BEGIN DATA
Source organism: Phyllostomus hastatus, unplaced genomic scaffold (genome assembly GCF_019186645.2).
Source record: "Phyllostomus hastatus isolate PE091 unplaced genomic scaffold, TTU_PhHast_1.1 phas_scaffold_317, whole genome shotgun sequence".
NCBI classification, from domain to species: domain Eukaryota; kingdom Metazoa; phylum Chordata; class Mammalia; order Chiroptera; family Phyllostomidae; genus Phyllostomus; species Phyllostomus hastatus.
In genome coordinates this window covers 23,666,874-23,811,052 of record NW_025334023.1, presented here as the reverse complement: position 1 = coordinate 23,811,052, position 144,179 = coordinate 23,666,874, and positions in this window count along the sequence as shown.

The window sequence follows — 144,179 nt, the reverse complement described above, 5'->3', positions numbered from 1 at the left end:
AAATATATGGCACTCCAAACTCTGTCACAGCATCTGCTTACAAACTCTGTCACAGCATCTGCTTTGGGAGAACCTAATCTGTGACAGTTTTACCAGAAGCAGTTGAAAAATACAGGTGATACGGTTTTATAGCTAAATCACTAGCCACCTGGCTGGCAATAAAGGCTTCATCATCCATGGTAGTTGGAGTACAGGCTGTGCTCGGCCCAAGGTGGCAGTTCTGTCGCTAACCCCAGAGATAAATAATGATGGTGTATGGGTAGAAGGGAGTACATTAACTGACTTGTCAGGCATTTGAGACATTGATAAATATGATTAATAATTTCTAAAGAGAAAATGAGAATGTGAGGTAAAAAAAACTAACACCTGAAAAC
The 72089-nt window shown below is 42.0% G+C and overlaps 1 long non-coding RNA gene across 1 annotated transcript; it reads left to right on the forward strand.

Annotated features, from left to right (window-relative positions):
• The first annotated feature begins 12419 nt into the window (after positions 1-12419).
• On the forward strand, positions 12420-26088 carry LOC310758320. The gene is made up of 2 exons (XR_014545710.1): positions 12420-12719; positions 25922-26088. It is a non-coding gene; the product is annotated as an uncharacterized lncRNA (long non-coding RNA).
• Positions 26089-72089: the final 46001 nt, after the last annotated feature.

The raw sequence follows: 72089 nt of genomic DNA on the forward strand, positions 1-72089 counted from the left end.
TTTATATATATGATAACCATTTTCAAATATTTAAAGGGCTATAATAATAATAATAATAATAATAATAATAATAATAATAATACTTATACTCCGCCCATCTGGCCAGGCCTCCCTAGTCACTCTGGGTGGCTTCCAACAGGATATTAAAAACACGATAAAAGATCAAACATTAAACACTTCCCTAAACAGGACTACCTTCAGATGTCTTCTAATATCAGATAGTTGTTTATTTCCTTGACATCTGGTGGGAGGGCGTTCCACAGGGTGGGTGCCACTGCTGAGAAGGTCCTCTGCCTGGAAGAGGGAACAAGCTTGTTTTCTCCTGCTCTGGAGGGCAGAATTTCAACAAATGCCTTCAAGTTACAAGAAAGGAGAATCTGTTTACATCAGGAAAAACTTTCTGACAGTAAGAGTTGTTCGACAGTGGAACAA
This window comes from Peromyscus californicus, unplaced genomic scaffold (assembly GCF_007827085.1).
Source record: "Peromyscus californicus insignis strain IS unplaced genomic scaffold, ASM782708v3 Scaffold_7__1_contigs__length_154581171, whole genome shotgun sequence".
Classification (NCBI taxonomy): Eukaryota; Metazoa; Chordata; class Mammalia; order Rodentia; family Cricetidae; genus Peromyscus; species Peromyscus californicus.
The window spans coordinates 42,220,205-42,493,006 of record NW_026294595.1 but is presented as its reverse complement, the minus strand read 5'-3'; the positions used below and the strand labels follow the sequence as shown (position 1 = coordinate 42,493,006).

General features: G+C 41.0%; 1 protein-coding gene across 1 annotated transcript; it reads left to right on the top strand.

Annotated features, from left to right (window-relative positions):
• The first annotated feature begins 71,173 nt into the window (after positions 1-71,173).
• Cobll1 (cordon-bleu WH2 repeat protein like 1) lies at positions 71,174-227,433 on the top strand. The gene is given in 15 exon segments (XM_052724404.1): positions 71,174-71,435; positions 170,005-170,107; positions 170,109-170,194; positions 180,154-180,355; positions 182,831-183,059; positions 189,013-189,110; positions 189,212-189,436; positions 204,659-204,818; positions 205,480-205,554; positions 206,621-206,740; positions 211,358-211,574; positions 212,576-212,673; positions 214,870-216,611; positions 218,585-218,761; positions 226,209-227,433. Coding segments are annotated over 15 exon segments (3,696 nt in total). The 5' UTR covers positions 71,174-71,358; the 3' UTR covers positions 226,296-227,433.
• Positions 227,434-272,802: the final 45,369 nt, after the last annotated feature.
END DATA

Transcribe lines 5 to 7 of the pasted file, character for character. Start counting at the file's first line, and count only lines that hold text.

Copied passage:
The window sequence follows — 144,179 nt, the reverse complement described above, 5'->3', positions numbered from 1 at the left end:
AAATATATGGCACTCCAAACTCTGTCACAGCATCTGCTTACAAACTCTGTCACAGCATCTGCTTTGGGAGAACCTAATCTGTGACAGTTTTACCAGAAGCAGTTGAAAAATACAGGTGATACGGTTTTATAGCTAAATCACTAGCCACCTGGCTGGCAATAAAGGCTTCATCATCCATGGTAGTTGGAGTACAGGCTGTGCTCGGCCCAAGGTGGCAGTTCTGTCGCTAACCCCAGAGATAAATAATGATGGTGTATGGGTAGAAGGGAGTACATTAACTGACTTGTCAGGCATTTGAGACATTGATAAATATGATTAATAATTTCTAAAGAGAAAATGAGAATGTGAGGTAAAAAAAACTAACACCTGAAAAC
The 72089-nt window shown below is 42.0% G+C and overlaps 1 long non-coding RNA gene across 1 annotated transcript; it reads left to right on the forward strand.